Recipe #2: Ginger Pomegranate Mocktail – Serves 8.

Per Serving:

Calories: 103.5 | Total Fat: 0.1 g | Total Carbohydrate: 25.7 g | Dietary Fiber: 0.4 g | Protein: 0.4 g

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The Amazing Benefits of Aloe Vera: From Antiquity to Today

The succulent perennial Aloe vera, of the Aloaceae family, has a tremendously long history as a healing plant and there is an extensive list of recorded benefits of Aloe vera. There is also a growing body of research into aloe’s modern day potential health benefits.

Indigenous to Eastern and Southern Africa, records of Aloe vera’s use date back as far as 1750 BC. Ayurvedic medicine (Ayurveda is the ancient healing system of India) has long revered aloe, and there is rumor that Cleopatra’s soft skin was due to aloe.

Aloe is also reputed to be the reason Alexander the Great sought to conquer Madagascar – he wanted to acquire the abundant Aloe vera plants for treating the wounds of his soldiers. Even the ancient Greeks are on record as using this healing plant [1]. According to a study published in the Indian Journal of Dermatology, Aloe vera has also been used for hundreds of years in China, Mexico, and Japan [2].

Nowadays Aloe vera grows around the world, usually in hotter climates, such as the Caribbean, some Southern states, as well as Central and South America. You may know aloe as a common house plant, or even keep one on hand yourself for minor burns and other skin irritations. Indeed it is for this purpose that Aloe vera is most well-known in the Western world.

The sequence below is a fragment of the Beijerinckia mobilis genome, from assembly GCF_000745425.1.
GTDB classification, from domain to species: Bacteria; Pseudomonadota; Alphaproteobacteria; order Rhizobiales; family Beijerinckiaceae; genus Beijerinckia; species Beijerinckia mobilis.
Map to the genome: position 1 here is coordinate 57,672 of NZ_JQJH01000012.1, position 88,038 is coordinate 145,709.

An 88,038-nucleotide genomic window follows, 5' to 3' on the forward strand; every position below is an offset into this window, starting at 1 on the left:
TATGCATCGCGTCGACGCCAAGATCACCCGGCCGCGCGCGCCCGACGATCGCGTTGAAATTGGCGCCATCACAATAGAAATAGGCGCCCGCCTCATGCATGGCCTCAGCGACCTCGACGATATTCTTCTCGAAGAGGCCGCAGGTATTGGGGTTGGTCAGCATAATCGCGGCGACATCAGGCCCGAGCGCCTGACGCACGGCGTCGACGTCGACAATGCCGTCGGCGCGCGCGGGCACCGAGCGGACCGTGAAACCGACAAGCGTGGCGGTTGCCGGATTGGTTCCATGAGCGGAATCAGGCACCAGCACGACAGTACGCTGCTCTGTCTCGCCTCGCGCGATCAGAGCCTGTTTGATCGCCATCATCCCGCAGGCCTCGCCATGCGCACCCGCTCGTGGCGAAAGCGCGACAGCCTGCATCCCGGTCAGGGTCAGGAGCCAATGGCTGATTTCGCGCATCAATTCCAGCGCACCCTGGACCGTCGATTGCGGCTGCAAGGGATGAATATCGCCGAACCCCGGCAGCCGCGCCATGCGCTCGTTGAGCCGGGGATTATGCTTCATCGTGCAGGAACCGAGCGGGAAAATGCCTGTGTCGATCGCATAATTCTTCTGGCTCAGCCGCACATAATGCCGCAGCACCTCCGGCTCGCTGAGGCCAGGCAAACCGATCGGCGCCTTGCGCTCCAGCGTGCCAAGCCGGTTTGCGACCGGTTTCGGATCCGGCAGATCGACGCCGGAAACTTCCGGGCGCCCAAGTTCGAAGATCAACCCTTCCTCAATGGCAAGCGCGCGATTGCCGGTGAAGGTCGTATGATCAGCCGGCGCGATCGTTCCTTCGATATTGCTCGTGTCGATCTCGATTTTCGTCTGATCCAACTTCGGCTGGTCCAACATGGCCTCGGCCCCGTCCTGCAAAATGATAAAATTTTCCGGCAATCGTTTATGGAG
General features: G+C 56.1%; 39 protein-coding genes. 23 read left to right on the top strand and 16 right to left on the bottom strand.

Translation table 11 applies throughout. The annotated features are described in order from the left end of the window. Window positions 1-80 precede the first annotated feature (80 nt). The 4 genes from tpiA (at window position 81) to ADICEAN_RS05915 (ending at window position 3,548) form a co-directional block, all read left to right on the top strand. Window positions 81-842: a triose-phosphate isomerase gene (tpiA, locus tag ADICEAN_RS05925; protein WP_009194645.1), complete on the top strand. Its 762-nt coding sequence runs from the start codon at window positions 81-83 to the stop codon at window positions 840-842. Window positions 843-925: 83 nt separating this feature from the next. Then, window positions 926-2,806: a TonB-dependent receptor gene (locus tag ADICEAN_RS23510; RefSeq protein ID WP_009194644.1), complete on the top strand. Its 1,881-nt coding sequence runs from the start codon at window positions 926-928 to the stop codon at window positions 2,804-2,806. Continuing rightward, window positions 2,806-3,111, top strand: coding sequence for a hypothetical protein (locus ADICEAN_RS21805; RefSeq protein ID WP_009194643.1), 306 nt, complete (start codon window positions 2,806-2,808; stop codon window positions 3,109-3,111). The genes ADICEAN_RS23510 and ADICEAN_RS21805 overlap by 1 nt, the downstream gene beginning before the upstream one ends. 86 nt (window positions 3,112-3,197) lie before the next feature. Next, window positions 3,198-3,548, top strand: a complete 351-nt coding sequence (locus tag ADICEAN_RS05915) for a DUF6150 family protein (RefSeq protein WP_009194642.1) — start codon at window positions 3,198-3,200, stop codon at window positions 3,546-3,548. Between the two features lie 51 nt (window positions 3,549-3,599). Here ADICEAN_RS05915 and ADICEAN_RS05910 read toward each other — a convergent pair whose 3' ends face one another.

Aloe Vera for Burns

Aloe vera’s strong reputation in the West as a burn remedy began in the mid 1930s when a woman undergoing x-ray treatments developed severe dermatitis that would not go away. Aloe healed this chronic condition, which instigated informal trials on patients with radiation burns.

Then in 1953, a study on rats by Lushbaugh and Hale noted results that were supported by science, rather than mainly anecdotal observations [3].

More recently in a review of four studies, when compared to conventional treatments, Aloe vera was noted to reduce the healing time of topical burn by approximately nine days [4].